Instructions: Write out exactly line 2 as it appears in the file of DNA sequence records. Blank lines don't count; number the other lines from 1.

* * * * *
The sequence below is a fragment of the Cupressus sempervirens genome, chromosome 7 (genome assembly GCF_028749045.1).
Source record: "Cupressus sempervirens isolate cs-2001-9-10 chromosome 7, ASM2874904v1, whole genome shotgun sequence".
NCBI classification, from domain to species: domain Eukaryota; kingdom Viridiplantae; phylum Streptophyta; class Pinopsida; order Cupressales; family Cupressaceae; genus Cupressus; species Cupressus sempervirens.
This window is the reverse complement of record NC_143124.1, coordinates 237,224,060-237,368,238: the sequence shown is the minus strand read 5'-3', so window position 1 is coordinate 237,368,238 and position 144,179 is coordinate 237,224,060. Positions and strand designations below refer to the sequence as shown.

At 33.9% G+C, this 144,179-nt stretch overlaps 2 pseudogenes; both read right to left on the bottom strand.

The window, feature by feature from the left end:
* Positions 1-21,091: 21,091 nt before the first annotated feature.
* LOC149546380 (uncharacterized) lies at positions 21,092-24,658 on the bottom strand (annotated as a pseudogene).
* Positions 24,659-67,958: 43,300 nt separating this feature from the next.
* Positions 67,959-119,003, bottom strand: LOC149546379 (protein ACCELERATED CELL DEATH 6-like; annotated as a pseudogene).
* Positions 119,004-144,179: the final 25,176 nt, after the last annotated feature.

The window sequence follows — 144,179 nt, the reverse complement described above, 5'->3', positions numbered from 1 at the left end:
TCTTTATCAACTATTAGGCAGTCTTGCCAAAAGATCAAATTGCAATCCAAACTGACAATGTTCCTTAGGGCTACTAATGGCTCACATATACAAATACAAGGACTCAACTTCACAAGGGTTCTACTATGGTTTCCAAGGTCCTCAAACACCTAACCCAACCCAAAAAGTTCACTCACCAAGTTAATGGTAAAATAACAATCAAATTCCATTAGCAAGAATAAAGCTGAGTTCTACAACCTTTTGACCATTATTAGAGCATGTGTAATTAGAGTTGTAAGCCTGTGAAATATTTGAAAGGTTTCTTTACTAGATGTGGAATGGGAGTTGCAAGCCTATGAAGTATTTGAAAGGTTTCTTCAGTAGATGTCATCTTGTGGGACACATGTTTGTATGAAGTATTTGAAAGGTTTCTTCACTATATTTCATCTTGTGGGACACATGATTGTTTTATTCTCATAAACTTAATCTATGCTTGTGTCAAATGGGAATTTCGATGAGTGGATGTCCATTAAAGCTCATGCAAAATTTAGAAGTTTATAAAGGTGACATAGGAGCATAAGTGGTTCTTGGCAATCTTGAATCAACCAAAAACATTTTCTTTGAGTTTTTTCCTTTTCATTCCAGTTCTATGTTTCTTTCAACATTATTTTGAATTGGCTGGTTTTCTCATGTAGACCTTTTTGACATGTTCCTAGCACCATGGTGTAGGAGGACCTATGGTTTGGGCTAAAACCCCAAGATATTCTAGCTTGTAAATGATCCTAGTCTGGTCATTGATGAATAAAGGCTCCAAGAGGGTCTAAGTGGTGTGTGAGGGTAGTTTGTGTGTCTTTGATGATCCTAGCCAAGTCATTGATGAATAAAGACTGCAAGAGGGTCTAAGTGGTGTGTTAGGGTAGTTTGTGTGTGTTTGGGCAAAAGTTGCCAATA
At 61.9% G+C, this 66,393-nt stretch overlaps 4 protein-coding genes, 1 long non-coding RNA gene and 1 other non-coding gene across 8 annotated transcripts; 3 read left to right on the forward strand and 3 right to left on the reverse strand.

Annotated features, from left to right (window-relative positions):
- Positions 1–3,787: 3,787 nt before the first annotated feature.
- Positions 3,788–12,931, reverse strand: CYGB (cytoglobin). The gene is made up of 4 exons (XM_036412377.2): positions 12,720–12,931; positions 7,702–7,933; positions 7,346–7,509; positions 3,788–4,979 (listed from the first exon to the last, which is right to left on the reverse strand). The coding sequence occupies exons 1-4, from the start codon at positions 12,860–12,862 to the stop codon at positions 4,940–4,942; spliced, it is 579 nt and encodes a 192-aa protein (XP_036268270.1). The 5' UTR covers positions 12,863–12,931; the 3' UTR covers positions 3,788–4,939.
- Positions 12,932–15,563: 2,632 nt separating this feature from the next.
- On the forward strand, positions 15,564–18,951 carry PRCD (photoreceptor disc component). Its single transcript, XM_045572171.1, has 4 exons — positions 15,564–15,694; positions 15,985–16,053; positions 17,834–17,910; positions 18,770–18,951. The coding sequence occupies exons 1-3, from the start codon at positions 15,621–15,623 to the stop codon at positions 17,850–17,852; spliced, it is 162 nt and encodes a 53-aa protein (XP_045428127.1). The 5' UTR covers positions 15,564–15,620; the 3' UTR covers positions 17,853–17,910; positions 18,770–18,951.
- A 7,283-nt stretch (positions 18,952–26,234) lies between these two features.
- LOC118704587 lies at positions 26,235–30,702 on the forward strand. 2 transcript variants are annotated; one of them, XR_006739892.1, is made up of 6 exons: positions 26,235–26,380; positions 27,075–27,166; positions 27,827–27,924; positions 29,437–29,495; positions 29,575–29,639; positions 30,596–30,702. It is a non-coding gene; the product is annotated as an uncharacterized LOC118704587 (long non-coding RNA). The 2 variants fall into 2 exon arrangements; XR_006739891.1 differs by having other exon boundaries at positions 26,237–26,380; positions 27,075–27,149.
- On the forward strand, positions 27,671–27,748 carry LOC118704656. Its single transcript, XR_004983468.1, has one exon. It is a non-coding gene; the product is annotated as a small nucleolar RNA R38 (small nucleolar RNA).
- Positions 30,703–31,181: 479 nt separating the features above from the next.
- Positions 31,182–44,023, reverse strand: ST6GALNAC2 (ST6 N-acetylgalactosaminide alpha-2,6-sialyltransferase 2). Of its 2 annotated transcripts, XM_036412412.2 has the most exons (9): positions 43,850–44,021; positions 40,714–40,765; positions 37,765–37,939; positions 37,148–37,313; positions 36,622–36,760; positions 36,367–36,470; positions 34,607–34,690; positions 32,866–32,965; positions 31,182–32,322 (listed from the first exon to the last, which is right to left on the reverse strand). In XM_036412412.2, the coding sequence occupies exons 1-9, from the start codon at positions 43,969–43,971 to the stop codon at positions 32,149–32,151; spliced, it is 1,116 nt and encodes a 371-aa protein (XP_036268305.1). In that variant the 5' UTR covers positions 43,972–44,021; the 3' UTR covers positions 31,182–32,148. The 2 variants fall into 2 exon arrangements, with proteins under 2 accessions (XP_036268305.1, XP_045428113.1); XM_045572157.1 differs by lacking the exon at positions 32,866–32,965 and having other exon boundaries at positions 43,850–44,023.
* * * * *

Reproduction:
Source record: "Cupressus sempervirens isolate cs-2001-9-10 chromosome 7, ASM2874904v1, whole genome shotgun sequence".